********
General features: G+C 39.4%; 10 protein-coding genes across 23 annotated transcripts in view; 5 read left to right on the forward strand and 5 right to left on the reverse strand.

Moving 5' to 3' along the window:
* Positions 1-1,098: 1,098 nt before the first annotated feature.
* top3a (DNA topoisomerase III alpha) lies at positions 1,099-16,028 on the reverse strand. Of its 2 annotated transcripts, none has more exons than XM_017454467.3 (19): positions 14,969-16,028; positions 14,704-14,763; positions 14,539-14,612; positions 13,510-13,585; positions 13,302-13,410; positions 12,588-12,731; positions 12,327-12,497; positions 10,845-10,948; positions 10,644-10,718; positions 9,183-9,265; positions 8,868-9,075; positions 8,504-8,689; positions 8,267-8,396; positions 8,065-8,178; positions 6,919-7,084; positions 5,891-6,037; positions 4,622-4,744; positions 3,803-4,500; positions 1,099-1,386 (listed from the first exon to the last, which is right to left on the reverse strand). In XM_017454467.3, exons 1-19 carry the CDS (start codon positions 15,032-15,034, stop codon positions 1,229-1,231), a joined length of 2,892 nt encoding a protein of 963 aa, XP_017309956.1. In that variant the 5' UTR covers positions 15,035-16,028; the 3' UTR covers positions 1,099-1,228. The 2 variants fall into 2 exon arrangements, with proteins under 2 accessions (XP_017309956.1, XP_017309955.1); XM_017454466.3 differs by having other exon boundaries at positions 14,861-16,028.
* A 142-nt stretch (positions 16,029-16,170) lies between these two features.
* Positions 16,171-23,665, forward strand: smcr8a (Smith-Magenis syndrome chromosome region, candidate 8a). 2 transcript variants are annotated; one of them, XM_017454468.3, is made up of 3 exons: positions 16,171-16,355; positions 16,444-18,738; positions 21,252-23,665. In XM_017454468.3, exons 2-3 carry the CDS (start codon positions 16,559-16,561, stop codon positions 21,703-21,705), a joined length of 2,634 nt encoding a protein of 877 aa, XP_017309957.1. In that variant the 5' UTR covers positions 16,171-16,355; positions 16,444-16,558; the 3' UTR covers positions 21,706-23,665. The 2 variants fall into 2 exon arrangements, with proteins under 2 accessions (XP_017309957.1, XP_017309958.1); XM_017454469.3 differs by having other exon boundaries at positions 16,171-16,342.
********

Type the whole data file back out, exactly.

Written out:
General features: G+C 39.4%; 10 protein-coding genes across 23 annotated transcripts in view; 5 read left to right on the forward strand and 5 right to left on the reverse strand.

Moving 5' to 3' along the window:
* Positions 1-1,098: 1,098 nt before the first annotated feature.
* top3a (DNA topoisomerase III alpha) lies at positions 1,099-16,028 on the reverse strand. Of its 2 annotated transcripts, none has more exons than XM_017454467.3 (19): positions 14,969-16,028; positions 14,704-14,763; positions 14,539-14,612; positions 13,510-13,585; positions 13,302-13,410; positions 12,588-12,731; positions 12,327-12,497; positions 10,845-10,948; positions 10,644-10,718; positions 9,183-9,265; positions 8,868-9,075; positions 8,504-8,689; positions 8,267-8,396; positions 8,065-8,178; positions 6,919-7,084; positions 5,891-6,037; positions 4,622-4,744; positions 3,803-4,500; positions 1,099-1,386 (listed from the first exon to the last, which is right to left on the reverse strand). In XM_017454467.3, exons 1-19 carry the CDS (start codon positions 15,032-15,034, stop codon positions 1,229-1,231), a joined length of 2,892 nt encoding a protein of 963 aa, XP_017309956.1. In that variant the 5' UTR covers positions 15,035-16,028; the 3' UTR covers positions 1,099-1,228. The 2 variants fall into 2 exon arrangements, with proteins under 2 accessions (XP_017309956.1, XP_017309955.1); XM_017454466.3 differs by having other exon boundaries at positions 14,861-16,028.
* A 142-nt stretch (positions 16,029-16,170) lies between these two features.
* Positions 16,171-23,665, forward strand: smcr8a (Smith-Magenis syndrome chromosome region, candidate 8a). 2 transcript variants are annotated; one of them, XM_017454468.3, is made up of 3 exons: positions 16,171-16,355; positions 16,444-18,738; positions 21,252-23,665. In XM_017454468.3, exons 2-3 carry the CDS (start codon positions 16,559-16,561, stop codon positions 21,703-21,705), a joined length of 2,634 nt encoding a protein of 877 aa, XP_017309957.1. In that variant the 5' UTR covers positions 16,171-16,355; positions 16,444-16,558; the 3' UTR covers positions 21,706-23,665. The 2 variants fall into 2 exon arrangements, with proteins under 2 accessions (XP_017309957.1, XP_017309958.1); XM_017454469.3 differs by having other exon boundaries at positions 16,171-16,342.